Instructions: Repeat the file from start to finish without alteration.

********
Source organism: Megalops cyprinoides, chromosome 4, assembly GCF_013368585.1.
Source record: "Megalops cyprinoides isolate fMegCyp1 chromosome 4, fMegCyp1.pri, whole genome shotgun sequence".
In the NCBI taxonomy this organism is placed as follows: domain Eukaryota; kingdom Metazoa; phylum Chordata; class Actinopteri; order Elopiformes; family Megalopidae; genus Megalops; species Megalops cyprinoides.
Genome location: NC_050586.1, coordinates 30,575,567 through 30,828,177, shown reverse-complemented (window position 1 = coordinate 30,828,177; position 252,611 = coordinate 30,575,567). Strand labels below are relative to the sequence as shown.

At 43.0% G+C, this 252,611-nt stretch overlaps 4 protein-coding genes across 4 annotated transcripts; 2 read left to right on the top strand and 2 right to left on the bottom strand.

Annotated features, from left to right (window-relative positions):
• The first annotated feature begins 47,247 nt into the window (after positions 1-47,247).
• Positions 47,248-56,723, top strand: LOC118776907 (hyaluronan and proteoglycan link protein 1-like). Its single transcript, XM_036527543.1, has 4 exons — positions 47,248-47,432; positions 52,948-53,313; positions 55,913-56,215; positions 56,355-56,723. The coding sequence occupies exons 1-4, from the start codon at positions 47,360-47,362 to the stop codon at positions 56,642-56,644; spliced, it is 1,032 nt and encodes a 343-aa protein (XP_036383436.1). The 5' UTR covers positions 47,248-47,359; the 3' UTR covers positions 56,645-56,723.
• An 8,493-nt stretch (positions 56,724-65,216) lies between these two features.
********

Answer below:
Source organism: Megalops cyprinoides, chromosome 4, assembly GCF_013368585.1.
Source record: "Megalops cyprinoides isolate fMegCyp1 chromosome 4, fMegCyp1.pri, whole genome shotgun sequence".
In the NCBI taxonomy this organism is placed as follows: domain Eukaryota; kingdom Metazoa; phylum Chordata; class Actinopteri; order Elopiformes; family Megalopidae; genus Megalops; species Megalops cyprinoides.
Genome location: NC_050586.1, coordinates 30,575,567 through 30,828,177, shown reverse-complemented (window position 1 = coordinate 30,828,177; position 252,611 = coordinate 30,575,567). Strand labels below are relative to the sequence as shown.

At 43.0% G+C, this 252,611-nt stretch overlaps 4 protein-coding genes across 4 annotated transcripts; 2 read left to right on the top strand and 2 right to left on the bottom strand.

Annotated features, from left to right (window-relative positions):
• The first annotated feature begins 47,247 nt into the window (after positions 1-47,247).
• Positions 47,248-56,723, top strand: LOC118776907 (hyaluronan and proteoglycan link protein 1-like). Its single transcript, XM_036527543.1, has 4 exons — positions 47,248-47,432; positions 52,948-53,313; positions 55,913-56,215; positions 56,355-56,723. The coding sequence occupies exons 1-4, from the start codon at positions 47,360-47,362 to the stop codon at positions 56,642-56,644; spliced, it is 1,032 nt and encodes a 343-aa protein (XP_036383436.1). The 5' UTR covers positions 47,248-47,359; the 3' UTR covers positions 56,645-56,723.
• An 8,493-nt stretch (positions 56,724-65,216) lies between these two features.